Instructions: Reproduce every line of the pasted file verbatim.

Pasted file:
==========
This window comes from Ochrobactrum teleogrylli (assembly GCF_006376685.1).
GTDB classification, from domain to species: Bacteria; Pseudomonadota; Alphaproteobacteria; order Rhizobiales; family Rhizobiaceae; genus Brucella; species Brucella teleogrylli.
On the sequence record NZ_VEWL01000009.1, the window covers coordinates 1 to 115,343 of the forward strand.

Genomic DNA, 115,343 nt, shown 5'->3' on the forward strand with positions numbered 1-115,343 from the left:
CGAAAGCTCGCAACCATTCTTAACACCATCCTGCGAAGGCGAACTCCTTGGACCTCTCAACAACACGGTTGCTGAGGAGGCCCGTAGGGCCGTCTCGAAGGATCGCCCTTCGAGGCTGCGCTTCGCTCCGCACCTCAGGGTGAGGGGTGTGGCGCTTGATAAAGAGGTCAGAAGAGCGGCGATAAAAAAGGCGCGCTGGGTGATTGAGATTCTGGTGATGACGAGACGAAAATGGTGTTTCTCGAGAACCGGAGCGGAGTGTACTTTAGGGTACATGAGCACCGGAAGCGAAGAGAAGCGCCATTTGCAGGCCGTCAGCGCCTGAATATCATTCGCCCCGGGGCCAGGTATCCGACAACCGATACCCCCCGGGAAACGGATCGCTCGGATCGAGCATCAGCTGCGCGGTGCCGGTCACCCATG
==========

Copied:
This window comes from Ochrobactrum teleogrylli (assembly GCF_006376685.1).
GTDB classification, from domain to species: Bacteria; Pseudomonadota; Alphaproteobacteria; order Rhizobiales; family Rhizobiaceae; genus Brucella; species Brucella teleogrylli.
On the sequence record NZ_VEWL01000009.1, the window covers coordinates 1 to 115,343 of the forward strand.

Genomic DNA, 115,343 nt, shown 5'->3' on the forward strand with positions numbered 1-115,343 from the left:
CGAAAGCTCGCAACCATTCTTAACACCATCCTGCGAAGGCGAACTCCTTGGACCTCTCAACAACACGGTTGCTGAGGAGGCCCGTAGGGCCGTCTCGAAGGATCGCCCTTCGAGGCTGCGCTTCGCTCCGCACCTCAGGGTGAGGGGTGTGGCGCTTGATAAAGAGGTCAGAAGAGCGGCGATAAAAAAGGCGCGCTGGGTGATTGAGATTCTGGTGATGACGAGACGAAAATGGTGTTTCTCGAGAACCGGAGCGGAGTGTACTTTAGGGTACATGAGCACCGGAAGCGAAGAGAAGCGCCATTTGCAGGCCGTCAGCGCCTGAATATCATTCGCCCCGGGGCCAGGTATCCGACAACCGATACCCCCCGGGAAACGGATCGCTCGGATCGAGCATCAGCTGCGCGGTGCCGGTCACCCATG